On the other hand, traditional scholars have had more freedom than public historians to document, describe, and interpret violence as a process by which identities and experience are shaped. Interpreting violence at public history sites is difficult. It is too easy to sensationalize it as evidence of past savagery. Yet, the persistence of racial violence in our culture as a method of social control and geographical boundary enforcement indicates it is something we cannot and should not avoid in the field of public history.

If there is one thing all the student contributors agree on, it is this:  exploring the history of slavery and freedom can open up important and meaningful questions about contemporary American culture, and the best way to do that is to foreground the actions and experiences of people living, working, negotiating, and resisting the social, cultural, political, and economic forces that limited their actions.

 

 

Reflections on Interpreting Slavery and Freedom

One of the main problems public historians encounter when interpreting slavery and freedom with and in the public is a collision with collective memory and/or group identity. Presently the national collective memory and group identity around both slavery and freedom is conventionally categorized and at times idolized, and does not provide a multi-directional  narrative sharing stories and  connections between various groups, locations or situations. Freedom in particular provides a cornerstone in American collective identity, and slavery, a painful history narrative, acts as a barrier, establishing group identity between the “us” and “them” for both racial and regional groups. When public historians present interpretations or attempt to expand upon collective memory by providing an increased narrative, they often encounter confusion, closed-mindedness and on occasion, anger at the obscuring of public understandings.

Numerous historical locations across the United States, have experienced success with the public presenting narratives on slavery and freedom, but segregate them to specific, “appropriate” locations or times on the tour or on a separate tour such Monticello’s Mulberry Row in Virginia and The President’s House site in Philadelphia. This seems like a compromise, it provides public historians the ability to tell the story while respecting the conventionally categorized collective identity. At Monticello in particular, it allows the story of Thomas Jefferson, as a slave owner, owning about 200 slaves in a typical year, not to overshadow that he was the author of the Declaration of Independence and the Statute of Virginia for Religious Freedom.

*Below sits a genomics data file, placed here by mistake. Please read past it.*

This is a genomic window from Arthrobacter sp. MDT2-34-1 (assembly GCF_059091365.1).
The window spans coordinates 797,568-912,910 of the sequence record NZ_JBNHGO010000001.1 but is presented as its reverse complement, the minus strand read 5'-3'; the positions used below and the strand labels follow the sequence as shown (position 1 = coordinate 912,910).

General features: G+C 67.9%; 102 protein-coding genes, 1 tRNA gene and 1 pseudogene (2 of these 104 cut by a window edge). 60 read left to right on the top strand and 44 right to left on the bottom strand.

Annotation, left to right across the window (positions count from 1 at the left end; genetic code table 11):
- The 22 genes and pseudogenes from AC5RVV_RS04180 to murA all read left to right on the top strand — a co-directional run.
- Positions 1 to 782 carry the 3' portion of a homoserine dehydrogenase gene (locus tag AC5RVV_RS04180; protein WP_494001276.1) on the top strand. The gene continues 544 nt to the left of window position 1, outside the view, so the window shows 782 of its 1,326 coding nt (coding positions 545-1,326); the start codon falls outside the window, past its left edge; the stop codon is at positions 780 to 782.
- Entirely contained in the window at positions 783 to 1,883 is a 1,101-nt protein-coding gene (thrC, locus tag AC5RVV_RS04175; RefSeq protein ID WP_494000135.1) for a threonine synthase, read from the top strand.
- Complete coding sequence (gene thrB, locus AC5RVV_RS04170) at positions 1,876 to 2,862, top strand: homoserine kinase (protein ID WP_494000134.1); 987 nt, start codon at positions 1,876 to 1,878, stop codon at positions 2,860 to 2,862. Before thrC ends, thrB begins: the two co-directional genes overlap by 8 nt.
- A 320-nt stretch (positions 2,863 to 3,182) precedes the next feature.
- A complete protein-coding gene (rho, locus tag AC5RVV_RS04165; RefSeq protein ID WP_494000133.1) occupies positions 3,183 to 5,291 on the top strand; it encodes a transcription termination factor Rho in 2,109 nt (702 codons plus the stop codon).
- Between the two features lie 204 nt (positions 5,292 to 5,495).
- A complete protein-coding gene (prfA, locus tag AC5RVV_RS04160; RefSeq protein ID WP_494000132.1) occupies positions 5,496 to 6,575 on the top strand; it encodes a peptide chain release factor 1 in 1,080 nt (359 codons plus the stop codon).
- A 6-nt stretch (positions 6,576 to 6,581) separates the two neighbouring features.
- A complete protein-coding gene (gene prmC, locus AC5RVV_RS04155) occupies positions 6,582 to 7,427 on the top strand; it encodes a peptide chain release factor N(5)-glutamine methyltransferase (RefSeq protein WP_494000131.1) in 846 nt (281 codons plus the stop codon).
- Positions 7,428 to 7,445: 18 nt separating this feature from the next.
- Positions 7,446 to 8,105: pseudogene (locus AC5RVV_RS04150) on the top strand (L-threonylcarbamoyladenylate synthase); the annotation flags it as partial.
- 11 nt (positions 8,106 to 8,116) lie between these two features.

Monticello reflected Photographer: Matt KozlowskiMonticello reflected Photographer: Matt Kozlowski

At The President’s House, the tour, is isolated from that of the Liberty Bell, and explores the implications of liberty evolving at the birth of the nation. This allows the National Park Service to discuss the role of slavery while still maintaining a separation from the ideals of liberty and freedom discussed within Liberty Bell Center. While this process is successful, it is only successful at reinforcing popular collective memory and group identities in the public.

“Reopening a House That’s Still Divided” image by Sabina Louise Pierce for The New York Times

Both of these sites act as strong cornerstones in the American National identity and this separation almost protects the idolized understandings of freedom, while simultaneously reinforcing the barriers between the “us” and “them.” The narratives lack a multi-directional  approach, and do not incorporate the histories and memories of “others,” together in the same context. Instead, the interpretations of slavery and freedom at each location remain separate narratives; “us” and “them,” black and white, no grey.

To find true success with these topics, I feel we as public historians must build multi-directional  interpretations, combining shared histories, stories and memories from various groups to build a rounded interpretation. Additionally, I feel we can increase public receptiveness by presenting interpretations as narrative tales, connecting characters and plots into the overarching themes of slavery and freedom. Stories are far more engaging than traditional chronological sequencing that occurs at most historic sites and in historic narratives. Furthermore, taking advantage of the digital age and instant information era, public historians can utilize the web to their advantage, providing shorter narratives at a time, and physically linking the connections to different people, locations or places. While some of this is already occurring on history websites and blogs, I feel we have the ability to improve the narrative, inspiring our audience and building connections utilizing the multi-directional  approach. Not only incorporating the stories of “us” and “them,” and black and white, to make grey but also painting a narrative rainbow building connections between slavery, freedom and 21st century concerns such as genocide, global racism and LGBTQ equality.